Discover Romania: Forgotten Villages

Romania may be a small country, but its varied geography provides for so many different regions, in what the people, the traditions and the scenery is concerned. Romanian villages can be worlds away one from the other, depending on the region.

Many villages in the mountain/hillside area are doing quite well, as they rely on better resources, richer soils and the benefits of tourism. But if they’re not well connected to a nearby town, life can be also very harsh, especially during winter, when the roads are blocked and there’s no way to reach a pharmacy or hospital if needed.

On the other hand, many villages in the lowlands are not doing so great, as the soil is poor, rain is scarce during summer and crops are not plentiful.

My parents were each born in a different village in Vrancea county (in the Moldavian region of Romania), an area that stretches through all relief forms, from the curve of the Carpathians (Vrancea Mountains) through the hillside (Subcarpathian Hills) and all the way to the lowlands of Siret river. As a child, while spending my holidays in the countryside, I noticed the cultural differences even between these two villages, which were only one hour away by car.

The village where my mother lived during her childhood is in the hillside. The main crops growing there are corn and grapes and the area is known for its vineyards. There are also many fruit orchards. People are quite cheerful and love a good glass of wine (or several, for that matter).

My father’s village is in a poorer lowland area. The soil is dusty, in summer it gets crazy hot and the people are solemn, dressed in dark clothes and quite silent. Although they grow everything from wheat to corn, beans, grapes, watermelons and even sunflower, the crops are not very rich and they barely suffice for everyday needs.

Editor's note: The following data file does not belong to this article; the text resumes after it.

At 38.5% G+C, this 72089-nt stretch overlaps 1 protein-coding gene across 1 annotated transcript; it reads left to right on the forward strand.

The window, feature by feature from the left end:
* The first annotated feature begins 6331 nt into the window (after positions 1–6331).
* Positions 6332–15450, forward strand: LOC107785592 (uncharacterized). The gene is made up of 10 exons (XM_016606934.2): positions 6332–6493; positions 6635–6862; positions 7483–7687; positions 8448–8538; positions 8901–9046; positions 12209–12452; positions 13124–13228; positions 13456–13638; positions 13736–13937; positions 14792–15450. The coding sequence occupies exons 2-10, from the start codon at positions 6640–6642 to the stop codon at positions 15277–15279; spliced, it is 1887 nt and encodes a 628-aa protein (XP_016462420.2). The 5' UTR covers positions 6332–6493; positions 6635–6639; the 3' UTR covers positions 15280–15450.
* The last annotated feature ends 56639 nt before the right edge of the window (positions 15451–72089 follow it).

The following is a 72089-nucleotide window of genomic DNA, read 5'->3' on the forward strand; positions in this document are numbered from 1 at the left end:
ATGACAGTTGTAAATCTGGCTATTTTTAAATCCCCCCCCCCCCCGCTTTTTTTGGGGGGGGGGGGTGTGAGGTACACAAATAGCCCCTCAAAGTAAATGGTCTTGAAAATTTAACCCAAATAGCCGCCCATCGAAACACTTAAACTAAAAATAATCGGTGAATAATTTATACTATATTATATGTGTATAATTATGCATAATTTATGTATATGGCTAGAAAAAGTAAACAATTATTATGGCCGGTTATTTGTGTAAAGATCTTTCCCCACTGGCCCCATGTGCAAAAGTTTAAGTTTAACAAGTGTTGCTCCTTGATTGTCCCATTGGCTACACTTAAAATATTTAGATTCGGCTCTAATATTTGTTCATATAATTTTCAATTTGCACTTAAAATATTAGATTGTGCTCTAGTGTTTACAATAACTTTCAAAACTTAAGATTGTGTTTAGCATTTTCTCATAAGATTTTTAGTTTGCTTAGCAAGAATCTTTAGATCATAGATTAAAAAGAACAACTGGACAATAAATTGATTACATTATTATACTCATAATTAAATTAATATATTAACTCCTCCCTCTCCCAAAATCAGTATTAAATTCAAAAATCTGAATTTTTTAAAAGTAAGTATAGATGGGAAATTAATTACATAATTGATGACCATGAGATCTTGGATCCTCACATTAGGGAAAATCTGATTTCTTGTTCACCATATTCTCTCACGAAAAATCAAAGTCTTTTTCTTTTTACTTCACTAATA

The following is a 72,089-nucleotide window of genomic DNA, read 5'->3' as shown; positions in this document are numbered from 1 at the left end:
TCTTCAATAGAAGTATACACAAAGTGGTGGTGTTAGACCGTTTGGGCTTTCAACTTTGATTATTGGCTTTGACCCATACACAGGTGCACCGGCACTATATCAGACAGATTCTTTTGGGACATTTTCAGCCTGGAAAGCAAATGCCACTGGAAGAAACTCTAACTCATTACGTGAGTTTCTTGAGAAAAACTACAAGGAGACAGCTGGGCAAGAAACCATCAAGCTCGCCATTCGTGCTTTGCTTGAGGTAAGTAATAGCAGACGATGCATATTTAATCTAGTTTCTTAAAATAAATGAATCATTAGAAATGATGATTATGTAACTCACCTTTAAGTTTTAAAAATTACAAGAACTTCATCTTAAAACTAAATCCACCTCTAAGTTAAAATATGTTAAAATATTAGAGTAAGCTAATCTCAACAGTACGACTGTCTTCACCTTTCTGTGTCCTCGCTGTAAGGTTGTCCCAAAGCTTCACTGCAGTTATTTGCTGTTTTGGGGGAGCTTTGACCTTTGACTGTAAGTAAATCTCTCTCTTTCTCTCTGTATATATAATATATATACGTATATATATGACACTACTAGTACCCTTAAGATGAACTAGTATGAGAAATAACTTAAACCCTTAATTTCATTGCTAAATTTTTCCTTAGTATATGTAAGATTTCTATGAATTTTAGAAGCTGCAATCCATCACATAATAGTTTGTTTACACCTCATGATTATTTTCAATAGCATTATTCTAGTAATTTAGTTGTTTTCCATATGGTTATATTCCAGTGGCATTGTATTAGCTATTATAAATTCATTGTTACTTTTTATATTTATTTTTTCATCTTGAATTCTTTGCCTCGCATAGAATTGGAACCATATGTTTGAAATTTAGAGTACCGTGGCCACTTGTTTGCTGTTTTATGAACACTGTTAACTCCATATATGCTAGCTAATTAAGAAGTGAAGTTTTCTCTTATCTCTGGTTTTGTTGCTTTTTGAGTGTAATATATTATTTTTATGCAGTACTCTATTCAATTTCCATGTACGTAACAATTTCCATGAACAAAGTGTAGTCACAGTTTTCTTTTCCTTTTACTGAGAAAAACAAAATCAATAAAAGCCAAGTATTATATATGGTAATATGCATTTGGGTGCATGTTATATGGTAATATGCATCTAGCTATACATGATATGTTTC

In a way, you can see Romanian villages as a puzzle of small farms, each family owning several plots of land, a house with annexes, barns a bit of land around, one or two horses or cows, a bunch of chicken and at a pig or two. Every villager grows small crops on the lands around their house, such as vegetables for their personal use.

In spring, broody hens roam the courtyards with their chicks, staring suspiciously at everyone who approaches them (and especially at the cats).

During summer, children play outside all day long, climb cherry trees to gather cherries in their laps, have fun by the water (there’s a small river passing at the outskirts of the village, in the vineyards area), splashing around or fishing, and noisily eat watermelons and corn on the cob.

In the evenings, villagers gather near the corral at the village entrance, to wait for their cows to return from pasture (local gypsies are paid to take care of the cows all day long). People like to gather there earlier, to gossip about what has happened during the day. Then, once the cow is brought to its stable, families prepare for the evening. Cows are milked, animals are fed and a rustic meal is prepared. In this area, especially in the summer, people will be happy with just a bit of fresh milk and cornmeal porridge (mămăligă), some fried eggs, a bit of cheese with tomatoes, or other simple foods. After dinner, they wash (in this village, drinking water is collected manually from wells, while washing water is mostly rainwater gathered in large barrels and pots) and go to sleep, not before saying their prayer. Life is simple, and often happy enough, as long as there are animals and crops to live from.